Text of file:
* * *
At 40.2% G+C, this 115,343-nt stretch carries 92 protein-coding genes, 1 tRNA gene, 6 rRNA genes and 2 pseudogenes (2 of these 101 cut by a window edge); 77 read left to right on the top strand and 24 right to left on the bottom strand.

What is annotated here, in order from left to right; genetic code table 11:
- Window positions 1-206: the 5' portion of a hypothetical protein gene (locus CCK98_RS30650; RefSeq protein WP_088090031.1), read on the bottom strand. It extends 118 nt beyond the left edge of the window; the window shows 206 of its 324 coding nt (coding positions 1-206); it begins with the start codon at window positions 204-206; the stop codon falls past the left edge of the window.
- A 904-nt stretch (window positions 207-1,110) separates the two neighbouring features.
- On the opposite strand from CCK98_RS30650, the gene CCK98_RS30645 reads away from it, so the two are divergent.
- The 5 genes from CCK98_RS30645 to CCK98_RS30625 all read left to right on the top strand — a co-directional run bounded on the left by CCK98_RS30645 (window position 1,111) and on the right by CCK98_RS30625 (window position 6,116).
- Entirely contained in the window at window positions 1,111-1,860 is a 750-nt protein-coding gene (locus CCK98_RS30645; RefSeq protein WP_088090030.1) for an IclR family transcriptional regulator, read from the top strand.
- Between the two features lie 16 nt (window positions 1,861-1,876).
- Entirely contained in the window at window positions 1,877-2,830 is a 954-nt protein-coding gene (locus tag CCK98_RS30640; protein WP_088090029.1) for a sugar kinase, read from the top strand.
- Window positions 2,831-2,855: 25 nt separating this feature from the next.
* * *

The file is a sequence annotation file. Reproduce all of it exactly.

At 40.2% G+C, this 115,343-nt stretch carries 92 protein-coding genes, 1 tRNA gene, 6 rRNA genes and 2 pseudogenes (2 of these 101 cut by a window edge); 77 read left to right on the top strand and 24 right to left on the bottom strand.

What is annotated here, in order from left to right; genetic code table 11:
- Window positions 1-206: the 5' portion of a hypothetical protein gene (locus CCK98_RS30650; RefSeq protein WP_088090031.1), read on the bottom strand. It extends 118 nt beyond the left edge of the window; the window shows 206 of its 324 coding nt (coding positions 1-206); it begins with the start codon at window positions 204-206; the stop codon falls past the left edge of the window.
- A 904-nt stretch (window positions 207-1,110) separates the two neighbouring features.
- On the opposite strand from CCK98_RS30650, the gene CCK98_RS30645 reads away from it, so the two are divergent.
- The 5 genes from CCK98_RS30645 to CCK98_RS30625 all read left to right on the top strand — a co-directional run bounded on the left by CCK98_RS30645 (window position 1,111) and on the right by CCK98_RS30625 (window position 6,116).
- Entirely contained in the window at window positions 1,111-1,860 is a 750-nt protein-coding gene (locus CCK98_RS30645; RefSeq protein WP_088090030.1) for an IclR family transcriptional regulator, read from the top strand.
- Between the two features lie 16 nt (window positions 1,861-1,876).
- Entirely contained in the window at window positions 1,877-2,830 is a 954-nt protein-coding gene (locus tag CCK98_RS30640; protein WP_088090029.1) for a sugar kinase, read from the top strand.
- Window positions 2,831-2,855: 25 nt separating this feature from the next.